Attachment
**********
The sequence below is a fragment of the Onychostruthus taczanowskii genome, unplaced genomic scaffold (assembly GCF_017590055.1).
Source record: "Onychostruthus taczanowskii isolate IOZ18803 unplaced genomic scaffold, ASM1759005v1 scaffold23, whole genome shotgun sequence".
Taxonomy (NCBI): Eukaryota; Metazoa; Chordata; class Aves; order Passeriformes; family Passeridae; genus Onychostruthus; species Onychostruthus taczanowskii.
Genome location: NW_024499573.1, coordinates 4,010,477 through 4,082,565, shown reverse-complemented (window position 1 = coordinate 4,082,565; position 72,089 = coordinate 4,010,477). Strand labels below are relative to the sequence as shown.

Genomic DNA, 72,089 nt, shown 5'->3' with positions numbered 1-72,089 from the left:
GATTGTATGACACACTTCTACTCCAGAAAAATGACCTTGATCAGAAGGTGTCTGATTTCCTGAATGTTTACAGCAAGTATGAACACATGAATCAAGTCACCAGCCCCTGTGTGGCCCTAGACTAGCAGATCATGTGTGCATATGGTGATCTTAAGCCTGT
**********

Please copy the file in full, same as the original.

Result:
The sequence below is a fragment of the Onychostruthus taczanowskii genome, unplaced genomic scaffold (assembly GCF_017590055.1).
Source record: "Onychostruthus taczanowskii isolate IOZ18803 unplaced genomic scaffold, ASM1759005v1 scaffold23, whole genome shotgun sequence".
Taxonomy (NCBI): Eukaryota; Metazoa; Chordata; class Aves; order Passeriformes; family Passeridae; genus Onychostruthus; species Onychostruthus taczanowskii.
Genome location: NW_024499573.1, coordinates 4,010,477 through 4,082,565, shown reverse-complemented (window position 1 = coordinate 4,082,565; position 72,089 = coordinate 4,010,477). Strand labels below are relative to the sequence as shown.

Genomic DNA, 72,089 nt, shown 5'->3' with positions numbered 1-72,089 from the left:
GATTGTATGACACACTTCTACTCCAGAAAAATGACCTTGATCAGAAGGTGTCTGATTTCCTGAATGTTTACAGCAAGTATGAACACATGAATCAAGTCACCAGCCCCTGTGTGGCCCTAGACTAGCAGATCATGTGTGCATATGGTGATCTTAAGCCTGT